"Designed as three demons kneeling round a bed of flames on which another demon sits, its arms curved to support a candle and its tail looped to form the handle. The three smaller demons serve as the feet of the chamber candlestick and appear to pay homage, each in a different pose, to the seated demon in the centre. Signed and dated: Augusto Castellani, Roma 1865-1881 Artist: Augusto Castellani Conceived by: Michelangelo Caetani, Prince of Teano, Duke of Sermoneta (1804-1882). Cast by: Antonio Messina Weight: 1181 grams (38 troy ounces).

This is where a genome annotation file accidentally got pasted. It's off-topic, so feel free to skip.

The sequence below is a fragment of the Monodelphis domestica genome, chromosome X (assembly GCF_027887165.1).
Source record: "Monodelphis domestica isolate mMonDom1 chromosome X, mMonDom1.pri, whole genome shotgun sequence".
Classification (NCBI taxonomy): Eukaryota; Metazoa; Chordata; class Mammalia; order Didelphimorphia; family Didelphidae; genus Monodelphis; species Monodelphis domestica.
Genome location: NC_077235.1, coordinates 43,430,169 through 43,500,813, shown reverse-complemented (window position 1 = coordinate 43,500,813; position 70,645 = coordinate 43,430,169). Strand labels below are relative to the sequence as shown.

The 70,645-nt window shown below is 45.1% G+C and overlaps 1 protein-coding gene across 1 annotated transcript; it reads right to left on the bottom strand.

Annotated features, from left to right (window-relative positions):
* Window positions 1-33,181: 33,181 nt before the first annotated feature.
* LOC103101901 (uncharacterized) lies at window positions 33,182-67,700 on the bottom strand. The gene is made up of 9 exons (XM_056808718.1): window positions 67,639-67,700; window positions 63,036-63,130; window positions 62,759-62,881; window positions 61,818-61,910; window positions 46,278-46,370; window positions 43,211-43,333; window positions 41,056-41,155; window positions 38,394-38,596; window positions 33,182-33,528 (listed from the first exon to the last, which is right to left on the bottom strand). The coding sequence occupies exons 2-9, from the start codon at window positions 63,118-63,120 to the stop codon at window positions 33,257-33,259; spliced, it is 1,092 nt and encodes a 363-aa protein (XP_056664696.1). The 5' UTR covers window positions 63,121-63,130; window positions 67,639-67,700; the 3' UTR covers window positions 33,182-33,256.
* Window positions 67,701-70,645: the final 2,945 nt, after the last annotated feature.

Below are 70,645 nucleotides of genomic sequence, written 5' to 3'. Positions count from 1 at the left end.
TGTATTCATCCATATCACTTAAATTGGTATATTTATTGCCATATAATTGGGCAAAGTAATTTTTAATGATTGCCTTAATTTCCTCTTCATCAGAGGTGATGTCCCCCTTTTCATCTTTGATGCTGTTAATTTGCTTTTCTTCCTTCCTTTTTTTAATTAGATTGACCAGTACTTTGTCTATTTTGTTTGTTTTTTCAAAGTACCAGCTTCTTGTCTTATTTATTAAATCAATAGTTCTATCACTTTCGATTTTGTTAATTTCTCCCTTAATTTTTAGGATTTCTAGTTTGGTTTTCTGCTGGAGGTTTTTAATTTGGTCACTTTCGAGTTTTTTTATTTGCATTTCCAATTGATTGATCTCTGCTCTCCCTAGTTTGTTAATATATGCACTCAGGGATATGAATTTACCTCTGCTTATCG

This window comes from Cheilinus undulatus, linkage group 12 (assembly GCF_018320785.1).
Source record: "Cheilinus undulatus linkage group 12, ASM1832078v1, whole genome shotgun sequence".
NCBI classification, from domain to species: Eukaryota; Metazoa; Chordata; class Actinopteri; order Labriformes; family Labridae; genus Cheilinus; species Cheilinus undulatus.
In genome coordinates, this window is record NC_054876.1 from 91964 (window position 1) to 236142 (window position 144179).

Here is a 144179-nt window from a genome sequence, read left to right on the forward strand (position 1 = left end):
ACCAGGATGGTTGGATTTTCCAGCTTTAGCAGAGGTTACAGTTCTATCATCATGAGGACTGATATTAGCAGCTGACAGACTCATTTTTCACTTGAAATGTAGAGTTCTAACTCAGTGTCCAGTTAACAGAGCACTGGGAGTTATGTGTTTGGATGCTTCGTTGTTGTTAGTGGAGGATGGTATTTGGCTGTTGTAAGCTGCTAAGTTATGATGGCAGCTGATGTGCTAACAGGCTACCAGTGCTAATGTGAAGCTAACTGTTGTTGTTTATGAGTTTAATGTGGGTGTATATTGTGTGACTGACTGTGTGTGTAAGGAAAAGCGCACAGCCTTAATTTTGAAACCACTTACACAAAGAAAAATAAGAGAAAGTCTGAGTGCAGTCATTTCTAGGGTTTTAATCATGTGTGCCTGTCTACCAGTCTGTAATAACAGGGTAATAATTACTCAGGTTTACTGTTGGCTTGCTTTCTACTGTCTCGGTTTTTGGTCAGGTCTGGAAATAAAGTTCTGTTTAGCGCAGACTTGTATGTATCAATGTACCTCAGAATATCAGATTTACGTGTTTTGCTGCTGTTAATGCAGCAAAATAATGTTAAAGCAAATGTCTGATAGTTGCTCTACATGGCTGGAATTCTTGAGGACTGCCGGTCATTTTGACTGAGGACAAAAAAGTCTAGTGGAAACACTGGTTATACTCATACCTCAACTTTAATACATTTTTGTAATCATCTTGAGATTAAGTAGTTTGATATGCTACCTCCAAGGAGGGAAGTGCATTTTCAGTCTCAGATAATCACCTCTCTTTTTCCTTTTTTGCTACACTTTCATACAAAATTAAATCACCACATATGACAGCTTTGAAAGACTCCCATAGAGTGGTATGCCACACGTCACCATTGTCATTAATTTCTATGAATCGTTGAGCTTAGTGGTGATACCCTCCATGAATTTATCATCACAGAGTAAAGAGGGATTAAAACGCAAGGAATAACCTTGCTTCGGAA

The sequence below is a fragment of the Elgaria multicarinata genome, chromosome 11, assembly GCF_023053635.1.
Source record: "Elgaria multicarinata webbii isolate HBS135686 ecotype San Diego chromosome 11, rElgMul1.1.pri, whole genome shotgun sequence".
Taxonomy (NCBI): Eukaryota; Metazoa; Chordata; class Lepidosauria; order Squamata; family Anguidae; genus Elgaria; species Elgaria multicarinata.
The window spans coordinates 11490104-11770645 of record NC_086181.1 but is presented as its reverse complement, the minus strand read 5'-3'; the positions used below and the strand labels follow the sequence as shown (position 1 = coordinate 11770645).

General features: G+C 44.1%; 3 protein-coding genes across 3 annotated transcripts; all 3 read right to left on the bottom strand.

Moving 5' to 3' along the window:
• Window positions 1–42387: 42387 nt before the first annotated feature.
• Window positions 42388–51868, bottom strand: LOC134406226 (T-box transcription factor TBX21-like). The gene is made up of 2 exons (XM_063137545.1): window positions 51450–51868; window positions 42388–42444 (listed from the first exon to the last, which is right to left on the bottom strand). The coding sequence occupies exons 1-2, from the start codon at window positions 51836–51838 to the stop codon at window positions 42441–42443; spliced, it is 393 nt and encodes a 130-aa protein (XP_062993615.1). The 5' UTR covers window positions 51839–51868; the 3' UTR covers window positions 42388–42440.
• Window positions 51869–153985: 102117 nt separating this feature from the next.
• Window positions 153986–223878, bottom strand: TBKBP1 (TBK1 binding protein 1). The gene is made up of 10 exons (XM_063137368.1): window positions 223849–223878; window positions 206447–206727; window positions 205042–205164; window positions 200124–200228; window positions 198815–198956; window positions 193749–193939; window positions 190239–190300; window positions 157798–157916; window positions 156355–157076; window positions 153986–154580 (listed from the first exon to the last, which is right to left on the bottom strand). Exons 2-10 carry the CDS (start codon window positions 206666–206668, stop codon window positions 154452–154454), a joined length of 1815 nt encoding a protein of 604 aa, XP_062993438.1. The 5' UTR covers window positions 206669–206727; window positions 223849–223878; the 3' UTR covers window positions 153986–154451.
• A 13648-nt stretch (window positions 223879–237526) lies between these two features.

This is the only known example from a range of devil candlesticks produced by the firm Castellani to designs of their principal patron, Michelangelo Caetani, Prince of Teano, Duke of Sermoneta. Raffaele Cesare (1845-1918) described Caetani as 'an artist, with all the whims and eccentricities of the artist and the Roman prince’. As a scholar of The Divine Comedy, leading member of the Dantofili and high-profile figure in the Risorgimiento, Caetani designed a number of jewels and artworks for the Castellani in tribute to the poet Dante, weaving political comment into their creations. Augusto Castellani, Caetani’s closest collaborator at the firm, claimed that 'almost every object made [after 1848 and the revolutions in Europe, was a] symbol of patriotic thoughts and emotions.’ Silver, wooden and ivory paperknives designed by Caetani using the same demon present on the chamber candlestick, as well as similar knives shaped as angels, were popular items with visitors to the Castellani’s Roman shop. The demon figure, of beautiful human form but with bat-like wings and tail, was drawn by Caetani directly from The Divine Comedy. Cesare suggested the demon figure was based on Minos with his 'tail and wings twisted up’ who appears in the first circle of Dante’s Inferno as judge of the underworld. More likely, Caetani was inspired by the Malebolge, the eighth circle of Hell where Malacoda, or 'evil tail’, rules the Malebranche. The Malebranche are mischievous winged demons with tails and horns who torment corrupt fraudsters and politicians, forcing them into boiling tar. In the poem, Malacoda is not portrayed as an unduly malign figure for he protects the poet and his companion Virgil from harm, guiding them, under querulous escort of the Malebranche, out of the Malebolge. A metaphorical association in the use of a chamber stick is apparent, alongside barbed comment on the politicians who, in Caetani’s view, were dragging Italy to disaster. As a politician, Cesare may have been purblind to the allusion."